|Date of Issue||January 8, 1999|
|Perforation or Dimension||12.5 x 13|
|Series||Chinese New Year|
|Series Time Span||1997 - 2021|
|Printer||Ashton-Potter Canada Limited.|
|Mint - Never Hinged - Very Fine||Only available to paid users|
|Used - Very Fine||Only available to paid users|
On February 16, the Lunar New Year will begin. This year we enter the Year of the Rabbit. It will be a placid year, or so the legend goes - welcome after the tumultuous Year of the Tiger that preceded it.
The rabbit symbolizes longevity, its white coat peacefulness and cleanliness. In concert with those qualities, the Year of the Rabbit is said to be a temperate year with an unhurried pace; a congenial time in which diplomacy, international relations and politics come to the fore. During these 12 months, individuals are predicted to act with discretion and make concessions. People will become carefree and happy, occupying themselves with recreational activities and entertaining others. Money will be easily made.
Canada Post will once again mark the occasion of the Lunar New Year with a stamp issue. A brush-stroke image of a rabbit is the prominent element in this year's Lunar issue. Its illustrative style reflects traditional Chinese folk-art drawing. The backdrop for the stamp is a yellow gradation representative of the moon. It is complemented by colours often found in Lunar New Year decorations and ornaments - burgundy and purple, creating a sense of celebration and festivity. The names of the 12 zodiac animals are found in the background of the stamp, written in a traditional Chinese style. The word for 'rabbit' is highlighted.
"The approach to this design is a relatively modern one, using a brush stroke illustration style to depict the rabbit, while at the same time drawing a connection to the Chinese culture by writing Chinese characters in the background of the stamp", said Ken Koo, illustrator for the 1999 Lunar issue.
Koo, president of Koo Creative Inc., worked with designer Ken Fung, to develop this issue. Both are Hong Kong natives.
"The overall simple design generates a feeling of cleanliness, harmony and peace. The illustration of the rabbit has a sense of strength and energy to it. When set against the soft background, its style brings more focus to the rabbit itself."
The rabbit is one of 12 animals, often referred to as "earth branches", in the Chinese zodiac. The rat, tiger, dragon, horse, monkey, dog, ox, snake, goat, rooster, and pig are the other astrological creatures. Each year of the Lunar calendar is ruled by one of these creatures and, according to folklore, is said to reflect the personality of its respective animal. Similarly, those born within that year are said to possess the animal's characteristics.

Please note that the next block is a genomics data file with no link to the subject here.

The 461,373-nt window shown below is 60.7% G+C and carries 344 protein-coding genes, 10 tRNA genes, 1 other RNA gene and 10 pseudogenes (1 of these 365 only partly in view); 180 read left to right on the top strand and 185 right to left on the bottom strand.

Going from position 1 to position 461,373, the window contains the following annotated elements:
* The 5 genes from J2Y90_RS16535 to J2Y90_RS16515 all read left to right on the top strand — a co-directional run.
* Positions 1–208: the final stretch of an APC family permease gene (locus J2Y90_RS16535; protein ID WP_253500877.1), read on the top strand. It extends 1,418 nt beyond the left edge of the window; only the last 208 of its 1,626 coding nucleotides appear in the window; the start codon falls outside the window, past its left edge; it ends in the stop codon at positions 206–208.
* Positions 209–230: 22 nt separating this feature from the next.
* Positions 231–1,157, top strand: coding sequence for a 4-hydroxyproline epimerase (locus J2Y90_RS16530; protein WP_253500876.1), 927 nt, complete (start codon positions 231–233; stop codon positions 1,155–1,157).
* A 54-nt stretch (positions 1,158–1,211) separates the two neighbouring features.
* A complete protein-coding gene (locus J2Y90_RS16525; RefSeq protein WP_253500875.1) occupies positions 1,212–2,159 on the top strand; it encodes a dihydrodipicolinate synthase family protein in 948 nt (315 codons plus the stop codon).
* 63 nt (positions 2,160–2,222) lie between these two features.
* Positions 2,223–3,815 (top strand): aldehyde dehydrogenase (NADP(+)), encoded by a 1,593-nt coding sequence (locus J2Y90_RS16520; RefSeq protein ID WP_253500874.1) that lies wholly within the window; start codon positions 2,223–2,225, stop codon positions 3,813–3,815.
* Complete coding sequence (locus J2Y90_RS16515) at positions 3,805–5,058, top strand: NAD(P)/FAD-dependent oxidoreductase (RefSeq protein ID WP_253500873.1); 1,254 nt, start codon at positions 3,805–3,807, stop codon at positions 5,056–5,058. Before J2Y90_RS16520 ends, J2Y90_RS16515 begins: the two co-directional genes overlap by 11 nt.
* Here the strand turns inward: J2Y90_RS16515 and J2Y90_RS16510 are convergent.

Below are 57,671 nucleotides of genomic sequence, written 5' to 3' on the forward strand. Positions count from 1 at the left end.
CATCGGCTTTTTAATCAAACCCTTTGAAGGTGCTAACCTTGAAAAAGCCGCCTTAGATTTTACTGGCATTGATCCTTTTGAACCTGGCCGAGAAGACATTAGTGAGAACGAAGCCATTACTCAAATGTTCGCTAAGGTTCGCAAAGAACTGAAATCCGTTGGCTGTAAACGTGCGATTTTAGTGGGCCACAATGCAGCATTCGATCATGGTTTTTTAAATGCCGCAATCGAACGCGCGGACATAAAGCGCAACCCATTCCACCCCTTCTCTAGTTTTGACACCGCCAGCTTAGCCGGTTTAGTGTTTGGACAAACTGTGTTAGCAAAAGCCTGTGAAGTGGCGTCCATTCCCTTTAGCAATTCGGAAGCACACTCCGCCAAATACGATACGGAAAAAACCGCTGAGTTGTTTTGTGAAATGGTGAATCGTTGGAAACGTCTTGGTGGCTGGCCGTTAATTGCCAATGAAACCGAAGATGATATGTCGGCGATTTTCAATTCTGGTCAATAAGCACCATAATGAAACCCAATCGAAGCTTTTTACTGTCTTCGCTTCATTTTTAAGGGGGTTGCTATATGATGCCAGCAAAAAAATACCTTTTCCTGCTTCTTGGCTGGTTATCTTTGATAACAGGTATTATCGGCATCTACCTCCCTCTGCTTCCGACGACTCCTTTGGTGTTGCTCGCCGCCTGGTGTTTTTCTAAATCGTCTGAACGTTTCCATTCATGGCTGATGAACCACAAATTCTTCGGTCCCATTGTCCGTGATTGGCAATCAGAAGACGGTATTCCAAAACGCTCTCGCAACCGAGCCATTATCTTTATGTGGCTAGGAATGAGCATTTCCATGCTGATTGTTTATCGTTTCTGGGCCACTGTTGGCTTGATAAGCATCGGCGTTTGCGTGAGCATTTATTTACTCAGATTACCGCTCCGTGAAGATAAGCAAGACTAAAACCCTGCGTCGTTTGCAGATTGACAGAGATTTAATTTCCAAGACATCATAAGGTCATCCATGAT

The Lunar calendar has existed for 3,700 years. Unlike the Western calendar which follows the sun, this "lunar" calendar tracks the orbit of the moon. Each of its 12 months begins with a new moon. In a popular Chinese legend, Buddha once summoned all the animals to meet him before he departed from Earth, but only twelve animals came to bid him farewell.
Each year of the Chinese calendar is ruled by one of these twelve animals, representing one in a cycle of twelve years. 1999 is the year of the rabbit. In Chinese folklore, the rabbit symbolizes longevity and is said to live for 1,000 years, turning white at the age of 500. The rabbit ranks fourth in the twelve-animal cycle, symbolizing graciousness, kindness, good manners, sound counsel and sensitivity. It is said that each person has traits and qualities governed by his or her animal birth sign.
Canada Post started issuing Chinese New Year stamps in 1997. Since then, Canada Post has been issuing a stamp for the Chinese New Year each year.
From 2009 to 2020, Canada Post issued an exquisite Chinese New Year stamp that was part of one of Canada Post’s most popular and longest-running series, which featured such elaborate techniques as gold and silver foiling and multi-level embossing.
In 2021, Canada Post issued a special tribute to the culmination of more than a decade of award-winning stamps. This retrospective brought together in a single issue all the stamps from their 2009-2020 Lunar New Year series.
The Lunar New Year cycle showcased all of the animals in the Chinese zodiac: Rat, Ox, Tiger, Rabbit, Dragon, Snake, Horse, Ram, Monkey, Rooster, Dog and Pig. Conceived well before the series was launched, this collection features 24 stamps based on the designs of all the previous domestic and international rate stamps in the last 12 years.
“Even before we began this series of Lunar New Year stamps, we envisioned bringing them all together for a grand finale,” explains Jim Phillips, Director of Stamp Services. “That required a plan from the very beginning. We developed standardized specifications that made the stamps consistent across issues in terms of dimension, format and palette, but still allowed sufficient creative freedom for each to be spectacular in its own right.”
Brought together by Paprika from Montréal, these eye-catching stamps feature the work of the many design firms and designers who contributed to the series over the years. The result is a unique collectible that is a fitting tribute to Lunar New Year celebrations everywhere.